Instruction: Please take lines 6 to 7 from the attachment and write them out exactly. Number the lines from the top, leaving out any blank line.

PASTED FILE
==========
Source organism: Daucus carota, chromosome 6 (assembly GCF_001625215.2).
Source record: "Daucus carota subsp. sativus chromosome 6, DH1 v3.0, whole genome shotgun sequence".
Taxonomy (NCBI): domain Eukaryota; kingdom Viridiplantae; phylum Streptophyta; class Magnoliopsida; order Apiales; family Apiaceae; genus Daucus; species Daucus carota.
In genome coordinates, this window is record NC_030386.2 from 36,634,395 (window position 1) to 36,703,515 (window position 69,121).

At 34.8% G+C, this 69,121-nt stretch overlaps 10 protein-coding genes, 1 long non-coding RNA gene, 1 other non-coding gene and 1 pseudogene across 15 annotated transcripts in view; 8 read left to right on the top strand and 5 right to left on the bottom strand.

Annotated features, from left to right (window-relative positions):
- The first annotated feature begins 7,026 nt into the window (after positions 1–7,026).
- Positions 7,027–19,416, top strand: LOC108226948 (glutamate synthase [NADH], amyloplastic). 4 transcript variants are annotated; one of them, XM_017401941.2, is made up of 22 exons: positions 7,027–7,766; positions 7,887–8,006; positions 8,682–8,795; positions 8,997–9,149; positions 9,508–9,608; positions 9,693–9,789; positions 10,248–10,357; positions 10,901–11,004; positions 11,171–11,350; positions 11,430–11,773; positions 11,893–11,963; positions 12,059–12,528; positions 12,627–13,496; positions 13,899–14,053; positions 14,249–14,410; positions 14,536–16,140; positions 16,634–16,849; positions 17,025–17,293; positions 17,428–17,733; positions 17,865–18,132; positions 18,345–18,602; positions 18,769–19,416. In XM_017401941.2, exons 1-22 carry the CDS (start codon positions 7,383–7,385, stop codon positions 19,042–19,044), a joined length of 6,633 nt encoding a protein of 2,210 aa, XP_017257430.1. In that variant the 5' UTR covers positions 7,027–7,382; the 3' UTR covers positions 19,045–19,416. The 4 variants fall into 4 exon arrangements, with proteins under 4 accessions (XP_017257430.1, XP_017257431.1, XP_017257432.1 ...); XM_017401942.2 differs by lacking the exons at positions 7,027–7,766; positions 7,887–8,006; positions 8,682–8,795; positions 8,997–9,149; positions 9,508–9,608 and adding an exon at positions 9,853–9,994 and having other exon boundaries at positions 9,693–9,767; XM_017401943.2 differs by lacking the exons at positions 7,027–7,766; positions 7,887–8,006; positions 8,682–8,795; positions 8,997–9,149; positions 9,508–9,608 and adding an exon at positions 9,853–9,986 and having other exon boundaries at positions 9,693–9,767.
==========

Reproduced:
Annotated features, from left to right (window-relative positions):
- The first annotated feature begins 7,026 nt into the window (after positions 1–7,026).